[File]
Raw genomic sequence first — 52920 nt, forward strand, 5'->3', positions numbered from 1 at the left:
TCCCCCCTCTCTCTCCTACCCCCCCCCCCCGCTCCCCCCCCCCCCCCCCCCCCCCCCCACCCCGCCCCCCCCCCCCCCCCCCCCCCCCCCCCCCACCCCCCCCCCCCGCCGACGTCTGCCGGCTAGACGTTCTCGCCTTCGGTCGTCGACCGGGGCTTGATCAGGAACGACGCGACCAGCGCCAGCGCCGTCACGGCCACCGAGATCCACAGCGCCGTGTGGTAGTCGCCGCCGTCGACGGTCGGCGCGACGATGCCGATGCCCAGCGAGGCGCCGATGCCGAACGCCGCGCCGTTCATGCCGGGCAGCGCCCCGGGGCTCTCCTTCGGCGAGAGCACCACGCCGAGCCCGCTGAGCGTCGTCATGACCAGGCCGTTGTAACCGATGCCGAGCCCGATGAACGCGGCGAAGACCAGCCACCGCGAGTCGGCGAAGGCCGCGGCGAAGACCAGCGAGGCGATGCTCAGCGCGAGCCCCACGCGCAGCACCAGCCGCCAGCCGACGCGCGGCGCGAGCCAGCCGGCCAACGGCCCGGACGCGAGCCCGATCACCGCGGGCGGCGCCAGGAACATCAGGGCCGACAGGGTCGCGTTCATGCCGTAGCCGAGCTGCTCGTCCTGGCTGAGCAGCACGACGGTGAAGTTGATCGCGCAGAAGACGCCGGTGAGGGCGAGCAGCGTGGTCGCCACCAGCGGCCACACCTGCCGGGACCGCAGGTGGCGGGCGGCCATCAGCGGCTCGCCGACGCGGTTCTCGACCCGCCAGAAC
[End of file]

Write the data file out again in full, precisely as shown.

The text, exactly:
Raw genomic sequence first — 52920 nt, forward strand, 5'->3', positions numbered from 1 at the left:
TCCCCCCTCTCTCTCCTACCCCCCCCCCCCGCTCCCCCCCCCCCCCCCCCCCCCCCCCACCCCGCCCCCCCCCCCCCCCCCCCCCCCCCCCCCCACCCCCCCCCCCCGCCGACGTCTGCCGGCTAGACGTTCTCGCCTTCGGTCGTCGACCGGGGCTTGATCAGGAACGACGCGACCAGCGCCAGCGCCGTCACGGCCACCGAGATCCACAGCGCCGTGTGGTAGTCGCCGCCGTCGACGGTCGGCGCGACGATGCCGATGCCCAGCGAGGCGCCGATGCCGAACGCCGCGCCGTTCATGCCGGGCAGCGCCCCGGGGCTCTCCTTCGGCGAGAGCACCACGCCGAGCCCGCTGAGCGTCGTCATGACCAGGCCGTTGTAACCGATGCCGAGCCCGATGAACGCGGCGAAGACCAGCCACCGCGAGTCGGCGAAGGCCGCGGCGAAGACCAGCGAGGCGATGCTCAGCGCGAGCCCCACGCGCAGCACCAGCCGCCAGCCGACGCGCGGCGCGAGCCAGCCGGCCAACGGCCCGGACGCGAGCCCGATCACCGCGGGCGGCGCCAGGAACATCAGGGCCGACAGGGTCGCGTTCATGCCGTAGCCGAGCTGCTCGTCCTGGCTGAGCAGCACGACGGTGAAGTTGATCGCGCAGAAGACGCCGGTGAGGGCGAGCAGCGTGGTCGCCACCAGCGGCCACACCTGCCGGGACCGCAGGTGGCGGGCGGCCATCAGCGGCTCGCCGACGCGGTTCTCGACCCGCCAGAAC